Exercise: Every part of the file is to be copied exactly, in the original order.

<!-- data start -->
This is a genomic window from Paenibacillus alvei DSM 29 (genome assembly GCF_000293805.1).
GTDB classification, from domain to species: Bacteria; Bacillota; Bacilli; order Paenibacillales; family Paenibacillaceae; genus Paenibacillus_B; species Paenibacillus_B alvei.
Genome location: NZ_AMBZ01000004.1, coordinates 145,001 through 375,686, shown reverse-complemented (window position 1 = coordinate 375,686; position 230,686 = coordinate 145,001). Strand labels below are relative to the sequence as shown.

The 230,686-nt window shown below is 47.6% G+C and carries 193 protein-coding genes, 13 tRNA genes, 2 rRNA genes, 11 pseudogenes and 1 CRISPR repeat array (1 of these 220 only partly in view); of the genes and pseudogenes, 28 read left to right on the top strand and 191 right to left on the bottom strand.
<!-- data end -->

This is a genomic window from Paenibacillus alvei DSM 29 (genome assembly GCF_000293805.1).
GTDB classification, from domain to species: Bacteria; Bacillota; Bacilli; order Paenibacillales; family Paenibacillaceae; genus Paenibacillus_B; species Paenibacillus_B alvei.
Genome location: NZ_AMBZ01000004.1, coordinates 145,001 through 375,686, shown reverse-complemented (window position 1 = coordinate 375,686; position 230,686 = coordinate 145,001). Strand labels below are relative to the sequence as shown.

The 230,686-nt window shown below is 47.6% G+C and carries 193 protein-coding genes, 13 tRNA genes, 2 rRNA genes, 11 pseudogenes and 1 CRISPR repeat array (1 of these 220 only partly in view); of the genes and pseudogenes, 28 read left to right on the top strand and 191 right to left on the bottom strand.